Since reaching an all-time low in 2016, the rate of uninsured children has climbed from 4.7 percent in 2016 to 5.7 percent in 2019. In response, several state legislatures are considering bills designed to improve children’s coverage options and promote child enrollment in Medicaid and the Children’s Health Insurance Program (CHIP).
Program and Enrollment Expansions
One of the most notable efforts to expand children’s coverage was included in New Jersey Gov. Phil Murphy’s fiscal year 2022 budget, which establishes the Cover All Kids initiative to provide coverage to all uninsured children. At an estimated cost of $20 million, it is forecasted to cover 88,000 children by expanding Medicaid eligibility thresholds and extending coverage to children currently ineligible due to immigration status.
The Cover All Kids program aligns with initiatives previously proposed by New Jersey advocates and legislators to ensure all children have coverage. The governor’s proposed budget also directs the Department of Human Services to eliminate premiums and the waiting list for children enrolled in CHIP and provides funds for an enhanced outreach campaign to increase Medicaid and CHIP child enrollment.
In Utah, lawmakers considered two children’s coverage bills during this session. In 2019, Utah had the third-highest increase in the rate of uninsured children and the highest rate of uninsured Latinx children in the country. In response to these troubling statistics, the Utah Legislature passed HB262, which creates the Children’s Health Care Coverage program. This program directs the Utah Department of Health, Department of Workforce Services, and the state Board of Education to develop a program to promote health insurance coverage for children when they enroll in school and when they apply for free and reduced lunch.
The Utah law also requires the state to:
- Conduct research on families who are eligible for Medicaid and CHIP to determine their awareness of coverage options;
- Analyze trends in disenrollment to identify barriers for coverage renewal; and
- Administer surveys to gather information about current enrollees’ experiences with the programs.
Findings from this research will be used to redesign the CHIP and children’s Medicaid enrollment websites and inform future outreach partnerships.
Another Utah bill, SB158, designed to address the state’s coverage crisis through the creation of a robust outreach program, focused on enrolling underserved populations, providing application assistance, and launching an advertising campaign to draw attention to coverage opportunities for children. In addition, the bill would have expanded public coverage to children whose family income fell below 200 percent of the federal poverty level (FPL). Despite senate approval, the bill did not pass.
Like Utah, Florida experienced a dramatic increase in childhood uninsured rates since 2016. The Center for Children and Families at Georgetown University’s Health Policy Institute 2020 report found that more than 55,000 Florida children had lost coverage between 2016 and 2019, representing the second-highest coverage drop in the nation during that period. Florida legislators are currently considering HB 201 and SB 1244, both of which would increase the eligibility threshold for their CHIP program from 200 percent of FPL incrementally by 20 percent each year beginning in the 2021-2022 fiscal year, until reaching 300 percent of FPL, which is expected in the 2026-2027 fiscal year.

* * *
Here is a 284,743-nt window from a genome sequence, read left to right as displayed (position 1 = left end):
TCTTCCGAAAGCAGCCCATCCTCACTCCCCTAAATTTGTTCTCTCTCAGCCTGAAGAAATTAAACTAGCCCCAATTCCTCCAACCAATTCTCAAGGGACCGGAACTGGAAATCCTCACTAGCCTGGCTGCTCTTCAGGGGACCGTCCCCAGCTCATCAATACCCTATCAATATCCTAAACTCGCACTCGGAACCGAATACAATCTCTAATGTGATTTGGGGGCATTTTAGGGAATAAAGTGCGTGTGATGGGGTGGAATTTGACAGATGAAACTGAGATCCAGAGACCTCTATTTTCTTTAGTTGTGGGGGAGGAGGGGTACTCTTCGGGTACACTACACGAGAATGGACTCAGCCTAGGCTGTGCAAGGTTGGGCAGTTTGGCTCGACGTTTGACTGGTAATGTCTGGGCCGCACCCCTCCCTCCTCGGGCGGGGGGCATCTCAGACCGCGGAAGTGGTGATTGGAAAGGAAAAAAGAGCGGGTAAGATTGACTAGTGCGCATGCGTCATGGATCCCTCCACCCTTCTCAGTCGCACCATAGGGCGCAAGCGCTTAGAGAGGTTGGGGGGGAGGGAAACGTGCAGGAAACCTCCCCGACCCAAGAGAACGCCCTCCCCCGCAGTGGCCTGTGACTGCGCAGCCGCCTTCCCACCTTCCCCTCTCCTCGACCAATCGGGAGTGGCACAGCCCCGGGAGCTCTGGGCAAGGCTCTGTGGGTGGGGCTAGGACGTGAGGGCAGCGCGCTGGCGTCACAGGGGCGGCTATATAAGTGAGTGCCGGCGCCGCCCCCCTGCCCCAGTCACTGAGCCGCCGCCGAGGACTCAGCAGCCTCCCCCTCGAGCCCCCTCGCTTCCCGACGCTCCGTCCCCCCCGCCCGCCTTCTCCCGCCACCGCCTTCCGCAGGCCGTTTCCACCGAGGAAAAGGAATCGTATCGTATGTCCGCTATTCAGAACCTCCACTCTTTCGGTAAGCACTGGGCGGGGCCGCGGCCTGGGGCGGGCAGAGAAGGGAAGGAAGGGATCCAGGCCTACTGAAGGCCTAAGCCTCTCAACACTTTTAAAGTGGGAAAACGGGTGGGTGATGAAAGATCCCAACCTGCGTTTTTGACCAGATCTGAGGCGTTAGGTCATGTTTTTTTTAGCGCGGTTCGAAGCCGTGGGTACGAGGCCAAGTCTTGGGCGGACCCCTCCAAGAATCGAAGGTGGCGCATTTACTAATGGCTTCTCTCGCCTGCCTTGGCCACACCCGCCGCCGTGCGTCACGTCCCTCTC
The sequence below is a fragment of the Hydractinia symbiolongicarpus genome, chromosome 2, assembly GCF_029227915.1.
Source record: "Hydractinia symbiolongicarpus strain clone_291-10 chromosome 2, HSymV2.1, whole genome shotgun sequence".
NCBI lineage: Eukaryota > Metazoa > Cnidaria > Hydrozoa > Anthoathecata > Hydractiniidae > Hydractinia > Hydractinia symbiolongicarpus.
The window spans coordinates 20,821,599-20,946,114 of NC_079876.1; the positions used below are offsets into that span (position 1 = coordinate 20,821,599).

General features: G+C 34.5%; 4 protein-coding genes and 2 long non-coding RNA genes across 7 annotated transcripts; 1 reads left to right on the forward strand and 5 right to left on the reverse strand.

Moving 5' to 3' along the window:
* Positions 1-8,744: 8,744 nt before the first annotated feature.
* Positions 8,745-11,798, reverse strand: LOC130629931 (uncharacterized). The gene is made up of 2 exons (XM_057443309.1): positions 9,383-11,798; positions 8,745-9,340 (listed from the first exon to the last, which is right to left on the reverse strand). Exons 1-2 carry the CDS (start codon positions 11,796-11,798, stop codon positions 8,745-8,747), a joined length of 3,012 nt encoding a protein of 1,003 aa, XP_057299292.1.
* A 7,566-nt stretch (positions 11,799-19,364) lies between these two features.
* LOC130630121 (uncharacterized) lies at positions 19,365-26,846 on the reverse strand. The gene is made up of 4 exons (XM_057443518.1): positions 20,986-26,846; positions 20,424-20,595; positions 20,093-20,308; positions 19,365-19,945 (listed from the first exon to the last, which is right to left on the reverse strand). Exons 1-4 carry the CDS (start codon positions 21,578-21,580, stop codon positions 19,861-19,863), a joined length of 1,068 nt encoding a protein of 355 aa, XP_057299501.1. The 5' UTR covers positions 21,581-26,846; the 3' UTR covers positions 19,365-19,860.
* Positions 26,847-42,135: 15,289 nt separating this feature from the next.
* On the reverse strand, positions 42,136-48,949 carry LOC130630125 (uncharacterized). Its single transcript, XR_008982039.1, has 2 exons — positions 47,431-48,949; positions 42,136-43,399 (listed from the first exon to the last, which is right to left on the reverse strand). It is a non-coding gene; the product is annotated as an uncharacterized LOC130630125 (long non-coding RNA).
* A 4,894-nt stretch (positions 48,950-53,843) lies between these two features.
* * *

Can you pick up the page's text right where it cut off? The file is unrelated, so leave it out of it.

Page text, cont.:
In Maine, legislators are considering LD 372, a bill to expand access to CHIP. The bill includes provisions to:
- Expand income eligibility from 200 to 300 percent of FPL;
- Eliminate the waiting period for children whose families have lost employer-sponsored coverage;
- Extend coverage eligibility from age 19 to 20; and
- Eliminate premium payments for all enrollees.
Last week, the Georgia Legislature passed HB 163, which directs the Department of Community Health to seek federal approval to establish express-lane-eligibility (ELE) for children whose families apply for the Supplemental Nutrition Assistance Program (SNAP). By implementing the ELE option, children will automatically be enrolled or renewed in Medicaid or the state’s CHIP program, PeachCare for Kids, based on the current information provided in their SNAP application. State child health advocates estimate that this could increase child enrollment in Medicaid in the state by 70,000. Currently, five states use SNAP data to determine eligibility for Medicaid and/or CHIP.
CHIP Buy-in Programs:
Legislators in Iowa and West Virginia are considering bills to create CHIP buy-in programs, which allow families with incomes above their state’s CHIP eligibility thresholds to purchase coverage.
Iowa’s SF220 would allow families to purchase CHIP coverage for children and young adults up to age 26 whose household income exceeds the maximum income eligibility threshold of 302 percent of FPL. Iowa’s CHIP-buy in plan differs from traditional CHIP buy-in programs as it would allow families to purchase CHIP coverage for their children as an alternative to qualified health plans on the exchange or plans on the individual market — which unlike CHIP are not tailored to children’s needs.